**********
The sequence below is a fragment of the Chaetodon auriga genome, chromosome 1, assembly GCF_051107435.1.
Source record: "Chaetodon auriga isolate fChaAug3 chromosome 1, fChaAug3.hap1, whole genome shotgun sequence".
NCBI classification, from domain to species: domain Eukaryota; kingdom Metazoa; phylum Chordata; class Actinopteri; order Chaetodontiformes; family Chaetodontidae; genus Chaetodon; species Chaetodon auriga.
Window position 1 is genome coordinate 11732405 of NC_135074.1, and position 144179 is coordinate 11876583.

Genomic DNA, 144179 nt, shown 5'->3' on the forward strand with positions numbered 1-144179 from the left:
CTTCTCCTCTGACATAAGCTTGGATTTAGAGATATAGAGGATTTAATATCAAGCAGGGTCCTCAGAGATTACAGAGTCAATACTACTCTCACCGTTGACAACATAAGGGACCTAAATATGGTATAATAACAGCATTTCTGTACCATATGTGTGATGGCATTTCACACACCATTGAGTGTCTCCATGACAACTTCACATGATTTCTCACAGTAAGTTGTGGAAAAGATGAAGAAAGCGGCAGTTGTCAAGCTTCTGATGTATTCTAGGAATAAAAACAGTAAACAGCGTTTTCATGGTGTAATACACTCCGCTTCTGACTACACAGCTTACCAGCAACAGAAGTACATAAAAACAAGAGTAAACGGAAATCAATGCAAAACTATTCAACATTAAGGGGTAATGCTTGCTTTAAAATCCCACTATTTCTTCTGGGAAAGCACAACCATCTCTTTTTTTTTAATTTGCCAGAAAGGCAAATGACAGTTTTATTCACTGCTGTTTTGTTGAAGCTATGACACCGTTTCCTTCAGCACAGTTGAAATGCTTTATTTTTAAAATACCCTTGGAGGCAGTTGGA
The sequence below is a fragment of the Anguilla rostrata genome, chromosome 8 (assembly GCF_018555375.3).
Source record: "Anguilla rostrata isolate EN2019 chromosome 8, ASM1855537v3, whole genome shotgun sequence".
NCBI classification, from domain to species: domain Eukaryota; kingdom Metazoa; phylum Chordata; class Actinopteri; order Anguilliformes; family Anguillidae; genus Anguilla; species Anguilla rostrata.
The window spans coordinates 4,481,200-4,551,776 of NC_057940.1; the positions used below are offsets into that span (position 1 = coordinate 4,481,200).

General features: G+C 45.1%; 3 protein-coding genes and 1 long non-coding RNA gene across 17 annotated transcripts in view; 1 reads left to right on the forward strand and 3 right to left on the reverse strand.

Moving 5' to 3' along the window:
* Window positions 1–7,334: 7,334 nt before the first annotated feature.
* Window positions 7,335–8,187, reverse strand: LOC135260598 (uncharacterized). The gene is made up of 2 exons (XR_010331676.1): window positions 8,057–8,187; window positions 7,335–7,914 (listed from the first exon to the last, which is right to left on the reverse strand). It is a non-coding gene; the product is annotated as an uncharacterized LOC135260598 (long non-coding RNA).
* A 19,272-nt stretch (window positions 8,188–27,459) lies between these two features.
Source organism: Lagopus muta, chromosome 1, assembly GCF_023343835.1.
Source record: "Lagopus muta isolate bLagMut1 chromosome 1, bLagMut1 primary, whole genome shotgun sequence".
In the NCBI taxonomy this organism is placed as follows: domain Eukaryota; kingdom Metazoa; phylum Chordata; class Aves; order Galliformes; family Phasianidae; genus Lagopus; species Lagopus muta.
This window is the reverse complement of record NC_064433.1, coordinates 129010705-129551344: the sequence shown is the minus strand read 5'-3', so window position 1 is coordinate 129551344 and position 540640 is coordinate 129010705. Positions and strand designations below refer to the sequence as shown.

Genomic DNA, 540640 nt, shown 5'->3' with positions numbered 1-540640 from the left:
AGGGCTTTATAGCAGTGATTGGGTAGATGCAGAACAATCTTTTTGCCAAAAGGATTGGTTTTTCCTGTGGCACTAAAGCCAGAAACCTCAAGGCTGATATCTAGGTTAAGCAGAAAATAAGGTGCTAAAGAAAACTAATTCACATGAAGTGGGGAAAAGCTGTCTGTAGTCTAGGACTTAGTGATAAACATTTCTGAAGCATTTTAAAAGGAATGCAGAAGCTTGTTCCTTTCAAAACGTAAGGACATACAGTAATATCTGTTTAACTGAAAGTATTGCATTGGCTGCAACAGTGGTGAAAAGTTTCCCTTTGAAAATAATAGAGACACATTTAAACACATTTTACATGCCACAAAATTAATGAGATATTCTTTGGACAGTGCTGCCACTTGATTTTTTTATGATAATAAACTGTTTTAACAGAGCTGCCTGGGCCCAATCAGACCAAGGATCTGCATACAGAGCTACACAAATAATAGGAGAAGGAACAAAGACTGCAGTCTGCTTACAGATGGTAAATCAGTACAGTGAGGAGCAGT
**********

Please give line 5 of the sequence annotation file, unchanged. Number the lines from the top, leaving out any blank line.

Genomic DNA, 144179 nt, shown 5'->3' on the forward strand with positions numbered 1-144179 from the left: